“I’ve realised in recent years that songs and tracks don’t need to originate from instruments. It can be about a sound or a texture just as much as a great chord progression or lyric, and a good example is the first song [on the album], Tape 2 Tape, which started as a conversation about cassettes,” he explains. “As a kid of the ‘80s myself, cassettes was absolutely what it was all about. As much as everyone likes to go on about vinyl, all my first recordings and even my first album was made on cassette. We were reminiscing about the sound, even that jaggedy noise when you open the little plastic box. Eject, the sound of the play button, and so on.
“So I found someone who had recorded some cassette noises, downloaded them, and then I made a beat out of all these cassette noises. I thought I’d invented multi-track recording when I was eleven, after realising I could record two things at once with two tape decks, so that was the beginning of that song, and that led to the main beat of the song, then I just improvised on melodies. It’s a little about cassettes, a little about duplication, and a little about genetics. It’s nothing to do with sitting down at a piano and playing lovely chords. It was totally inspired by sound.”
Another more off the wall story involves a particularly percussive pair of trousers...
“I like to have the mics on when I am in the studio, just in case, as you start hearing what’s going on in the ambience of the studio,” Hales continues. “I realised a great sound was happening when we were talking, and it was just trousers. Somehow or other, the combination of keys and the material of these trousers was a good, weird, creaky, shuffly, percussive thing. So I miked up the trousers, got the artist to walk in a rhythmic fashion, and it became a grainy loop that was the beginning of the track!”
He clearly had a lot of fun with the music (and trousers), but Hales points out that sounds he’s never heard before make the biggest impact.
“When that happens, you’re obliged to make something that’s new, and that’s a really important thing to be open to,” he says. “We were joking around, and I grabbed a floor tom, went outside, where there was lots of bird song and ambient sound, took a mic, and whacked the tom once. I recorded it, came back in the studio to a flabby sounding tom with a whole load of distant road noise on it, and because of the sound of the freeway, it had a pitch, and the tom had a note to it. I EQd it to bring out the note and re-pitched that hit to make some other notes, and that made a bassline, we started singing over it, and it became the basis of a whole song.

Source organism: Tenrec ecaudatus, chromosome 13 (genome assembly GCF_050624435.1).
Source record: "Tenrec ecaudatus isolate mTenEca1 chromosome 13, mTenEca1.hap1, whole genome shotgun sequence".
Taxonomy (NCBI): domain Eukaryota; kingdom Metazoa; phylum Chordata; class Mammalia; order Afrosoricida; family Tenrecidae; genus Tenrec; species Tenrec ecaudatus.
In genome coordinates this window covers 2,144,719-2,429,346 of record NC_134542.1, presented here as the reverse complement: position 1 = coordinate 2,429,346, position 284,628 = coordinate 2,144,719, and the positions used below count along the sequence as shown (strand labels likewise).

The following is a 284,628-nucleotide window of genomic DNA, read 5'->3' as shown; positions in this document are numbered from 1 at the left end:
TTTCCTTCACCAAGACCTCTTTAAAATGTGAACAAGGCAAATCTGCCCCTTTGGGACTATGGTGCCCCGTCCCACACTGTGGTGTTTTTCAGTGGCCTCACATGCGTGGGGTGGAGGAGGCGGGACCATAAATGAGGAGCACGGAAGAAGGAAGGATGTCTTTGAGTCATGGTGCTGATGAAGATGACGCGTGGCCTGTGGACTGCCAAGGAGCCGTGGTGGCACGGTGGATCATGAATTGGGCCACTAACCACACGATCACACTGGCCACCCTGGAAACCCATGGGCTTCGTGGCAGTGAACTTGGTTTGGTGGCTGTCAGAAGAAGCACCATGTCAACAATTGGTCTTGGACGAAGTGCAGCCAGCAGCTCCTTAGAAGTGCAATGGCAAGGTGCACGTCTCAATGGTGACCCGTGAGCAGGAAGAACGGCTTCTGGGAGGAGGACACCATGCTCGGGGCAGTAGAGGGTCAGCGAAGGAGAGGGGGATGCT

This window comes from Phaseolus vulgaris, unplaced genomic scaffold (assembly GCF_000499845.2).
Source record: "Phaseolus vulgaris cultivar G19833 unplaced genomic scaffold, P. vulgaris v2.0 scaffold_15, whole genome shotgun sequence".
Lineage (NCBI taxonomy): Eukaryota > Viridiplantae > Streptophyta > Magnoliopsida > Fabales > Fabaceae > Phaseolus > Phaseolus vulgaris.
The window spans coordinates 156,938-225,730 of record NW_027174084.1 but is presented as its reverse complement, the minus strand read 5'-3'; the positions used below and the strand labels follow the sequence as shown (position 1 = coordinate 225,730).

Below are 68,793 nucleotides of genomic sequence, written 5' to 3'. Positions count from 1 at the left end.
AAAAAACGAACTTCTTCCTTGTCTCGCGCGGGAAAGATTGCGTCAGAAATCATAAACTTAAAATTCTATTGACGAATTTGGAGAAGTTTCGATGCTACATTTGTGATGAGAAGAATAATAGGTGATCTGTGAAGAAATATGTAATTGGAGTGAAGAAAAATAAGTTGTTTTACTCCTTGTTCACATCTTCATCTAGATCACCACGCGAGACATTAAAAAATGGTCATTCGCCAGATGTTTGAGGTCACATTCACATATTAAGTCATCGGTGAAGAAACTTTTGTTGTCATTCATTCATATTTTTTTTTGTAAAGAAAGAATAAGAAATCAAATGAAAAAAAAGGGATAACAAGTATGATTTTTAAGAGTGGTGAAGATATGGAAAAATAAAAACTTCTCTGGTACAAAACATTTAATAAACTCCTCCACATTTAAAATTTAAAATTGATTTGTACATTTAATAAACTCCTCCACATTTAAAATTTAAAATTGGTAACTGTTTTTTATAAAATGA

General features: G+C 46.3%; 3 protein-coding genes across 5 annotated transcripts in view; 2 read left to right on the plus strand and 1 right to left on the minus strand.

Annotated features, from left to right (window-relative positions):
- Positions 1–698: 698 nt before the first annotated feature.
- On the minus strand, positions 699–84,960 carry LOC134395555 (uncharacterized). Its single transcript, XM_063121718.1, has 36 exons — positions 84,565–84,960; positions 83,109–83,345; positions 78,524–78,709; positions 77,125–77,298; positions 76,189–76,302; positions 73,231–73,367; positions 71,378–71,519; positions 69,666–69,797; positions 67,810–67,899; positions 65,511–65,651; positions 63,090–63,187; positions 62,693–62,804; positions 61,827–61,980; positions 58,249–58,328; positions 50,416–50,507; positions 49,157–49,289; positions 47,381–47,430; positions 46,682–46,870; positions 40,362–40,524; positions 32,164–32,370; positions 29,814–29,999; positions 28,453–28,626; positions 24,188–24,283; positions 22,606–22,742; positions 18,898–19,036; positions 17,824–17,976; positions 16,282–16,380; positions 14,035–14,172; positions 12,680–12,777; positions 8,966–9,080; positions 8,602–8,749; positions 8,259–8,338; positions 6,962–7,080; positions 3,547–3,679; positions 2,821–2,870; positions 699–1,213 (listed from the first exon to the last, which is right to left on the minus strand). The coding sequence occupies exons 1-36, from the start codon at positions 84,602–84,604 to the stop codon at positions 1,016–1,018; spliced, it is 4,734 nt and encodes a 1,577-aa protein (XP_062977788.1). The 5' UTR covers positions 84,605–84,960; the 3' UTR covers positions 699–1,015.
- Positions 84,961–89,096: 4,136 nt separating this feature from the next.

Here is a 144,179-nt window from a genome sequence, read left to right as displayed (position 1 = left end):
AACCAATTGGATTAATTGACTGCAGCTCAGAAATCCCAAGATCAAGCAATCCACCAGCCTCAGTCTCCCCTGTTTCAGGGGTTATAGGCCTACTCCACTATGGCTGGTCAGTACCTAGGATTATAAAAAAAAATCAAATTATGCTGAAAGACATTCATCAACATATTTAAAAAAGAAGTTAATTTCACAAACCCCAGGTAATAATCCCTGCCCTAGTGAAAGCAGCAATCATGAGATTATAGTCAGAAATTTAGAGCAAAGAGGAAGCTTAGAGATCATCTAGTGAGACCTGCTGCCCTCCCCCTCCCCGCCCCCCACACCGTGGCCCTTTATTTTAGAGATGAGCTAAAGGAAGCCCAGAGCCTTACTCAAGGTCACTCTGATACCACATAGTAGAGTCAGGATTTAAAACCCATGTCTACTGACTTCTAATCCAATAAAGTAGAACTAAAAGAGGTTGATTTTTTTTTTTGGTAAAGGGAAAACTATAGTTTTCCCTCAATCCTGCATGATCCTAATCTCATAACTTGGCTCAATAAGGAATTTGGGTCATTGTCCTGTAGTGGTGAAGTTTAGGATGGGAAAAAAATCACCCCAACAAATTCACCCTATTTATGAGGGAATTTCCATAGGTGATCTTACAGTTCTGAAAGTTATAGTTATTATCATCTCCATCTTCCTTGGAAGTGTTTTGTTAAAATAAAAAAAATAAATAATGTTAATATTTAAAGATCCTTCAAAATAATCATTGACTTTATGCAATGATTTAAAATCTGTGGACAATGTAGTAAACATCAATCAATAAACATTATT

“It’s one of the wonders about making music in the future age: absolutely anything, be it the tiniest little sound or mistake or piece of broken wire or crisp packet can be transformed and made into music. I find it so fulfilling to work that way.”
So, from an audiophile perspective, is Hales concerned at the way the industry has become so digitally dependent? Not really.
“While I love the sound of the records I make, I am not someone who sort of fetishes fidelity; I don’t really care if people are listening to it on the best speakers, or at the best bit-rate, because in the end, music is just a carrier for ideas. If it’s a good one, it will be received and understood, even when it’s on a crackly little radio or an iPhone speaker; if it’s not, it doesn’t matter. And if there’s a good idea in the music, then that’s going to be preserved, either way.
“It’s a minority of people who really care about that stuff, and I sometimes think they are maybe missing the point. People are still making a bit of money, and I’m still getting sent brilliant new music all the time, and people are still re-defining music as they always have, figuring out how to get into the business, and find an audience. People talk about downloads and streaming and such, and I do slightly miss the artwork, but that’s about it. Anyone with the weird ability to turn an idea or feeling or even hunch into a piece of music and encapsulate inside that something truthful or something beautiful, has a real value in the world. I think that probably means the music business is going to be alright.”
In my humble opinion, 10 Futures is somewhat of an eclectic masterpiece, complemented by a series of unique guest performances. The production is outstanding (no surprise there), and because I’ve listened to it twice while writing this article, there may be more typos as a result. But so be it, because I’m in my new headspace, and for now, it’s all about Aqualung.